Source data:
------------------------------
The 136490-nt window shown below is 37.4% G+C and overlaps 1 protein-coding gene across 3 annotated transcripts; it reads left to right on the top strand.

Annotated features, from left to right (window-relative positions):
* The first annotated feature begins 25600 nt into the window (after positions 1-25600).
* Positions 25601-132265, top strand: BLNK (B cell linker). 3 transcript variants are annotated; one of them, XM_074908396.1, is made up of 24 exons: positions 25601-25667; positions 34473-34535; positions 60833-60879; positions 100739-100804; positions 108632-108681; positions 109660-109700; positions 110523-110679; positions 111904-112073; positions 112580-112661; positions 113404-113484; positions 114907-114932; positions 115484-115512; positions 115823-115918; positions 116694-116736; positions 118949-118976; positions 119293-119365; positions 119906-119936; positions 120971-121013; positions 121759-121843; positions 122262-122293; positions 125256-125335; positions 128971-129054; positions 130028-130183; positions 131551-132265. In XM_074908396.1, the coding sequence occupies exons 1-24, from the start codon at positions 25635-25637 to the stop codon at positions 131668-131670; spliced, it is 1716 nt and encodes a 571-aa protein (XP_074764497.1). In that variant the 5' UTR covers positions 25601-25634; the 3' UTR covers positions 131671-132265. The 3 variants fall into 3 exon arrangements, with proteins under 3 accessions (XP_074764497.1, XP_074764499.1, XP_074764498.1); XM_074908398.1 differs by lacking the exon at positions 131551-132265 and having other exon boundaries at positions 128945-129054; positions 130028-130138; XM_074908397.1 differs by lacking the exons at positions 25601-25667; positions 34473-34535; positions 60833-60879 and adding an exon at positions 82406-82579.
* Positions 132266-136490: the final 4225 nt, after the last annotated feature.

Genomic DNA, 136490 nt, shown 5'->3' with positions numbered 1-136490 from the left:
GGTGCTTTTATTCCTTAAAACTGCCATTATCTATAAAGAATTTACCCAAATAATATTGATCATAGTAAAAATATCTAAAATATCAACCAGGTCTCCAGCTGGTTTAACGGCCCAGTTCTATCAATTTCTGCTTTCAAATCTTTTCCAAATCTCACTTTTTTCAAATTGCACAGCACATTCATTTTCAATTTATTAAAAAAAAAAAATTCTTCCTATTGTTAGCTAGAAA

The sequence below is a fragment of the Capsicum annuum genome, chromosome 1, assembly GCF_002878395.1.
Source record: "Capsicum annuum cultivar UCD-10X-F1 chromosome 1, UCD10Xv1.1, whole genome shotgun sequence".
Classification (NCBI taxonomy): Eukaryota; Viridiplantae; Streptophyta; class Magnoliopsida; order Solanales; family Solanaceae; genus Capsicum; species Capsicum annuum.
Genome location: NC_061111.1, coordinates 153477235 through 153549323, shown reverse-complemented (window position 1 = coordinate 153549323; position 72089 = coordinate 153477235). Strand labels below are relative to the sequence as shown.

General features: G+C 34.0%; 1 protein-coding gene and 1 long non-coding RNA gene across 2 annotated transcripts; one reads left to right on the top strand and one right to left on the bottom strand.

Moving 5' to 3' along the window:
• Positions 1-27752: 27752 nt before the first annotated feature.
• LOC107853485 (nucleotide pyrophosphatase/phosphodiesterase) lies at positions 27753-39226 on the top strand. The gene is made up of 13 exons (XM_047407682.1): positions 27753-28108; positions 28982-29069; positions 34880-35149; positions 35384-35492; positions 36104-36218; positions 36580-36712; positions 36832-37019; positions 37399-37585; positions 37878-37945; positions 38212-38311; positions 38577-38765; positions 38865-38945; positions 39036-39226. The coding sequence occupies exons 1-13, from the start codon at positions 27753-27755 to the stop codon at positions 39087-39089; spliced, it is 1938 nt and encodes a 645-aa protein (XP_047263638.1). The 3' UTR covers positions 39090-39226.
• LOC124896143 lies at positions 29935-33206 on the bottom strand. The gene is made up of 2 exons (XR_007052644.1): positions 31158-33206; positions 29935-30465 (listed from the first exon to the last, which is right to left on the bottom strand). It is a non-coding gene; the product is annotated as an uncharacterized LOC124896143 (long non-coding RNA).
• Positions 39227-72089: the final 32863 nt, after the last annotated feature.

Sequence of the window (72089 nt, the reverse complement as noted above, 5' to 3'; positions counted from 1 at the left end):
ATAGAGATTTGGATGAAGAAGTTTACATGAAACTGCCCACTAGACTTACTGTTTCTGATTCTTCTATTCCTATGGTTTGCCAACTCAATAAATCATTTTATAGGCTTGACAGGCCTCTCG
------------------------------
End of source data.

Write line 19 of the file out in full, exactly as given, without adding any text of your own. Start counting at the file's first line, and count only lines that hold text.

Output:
ATAGAGATTTGGATGAAGAAGTTTACATGAAACTGCCCACTAGACTTACTGTTTCTGATTCTTCTATTCCTATGGTTTGCCAACTCAATAAATCATTTTATAGGCTTGACAGGCCTCTCG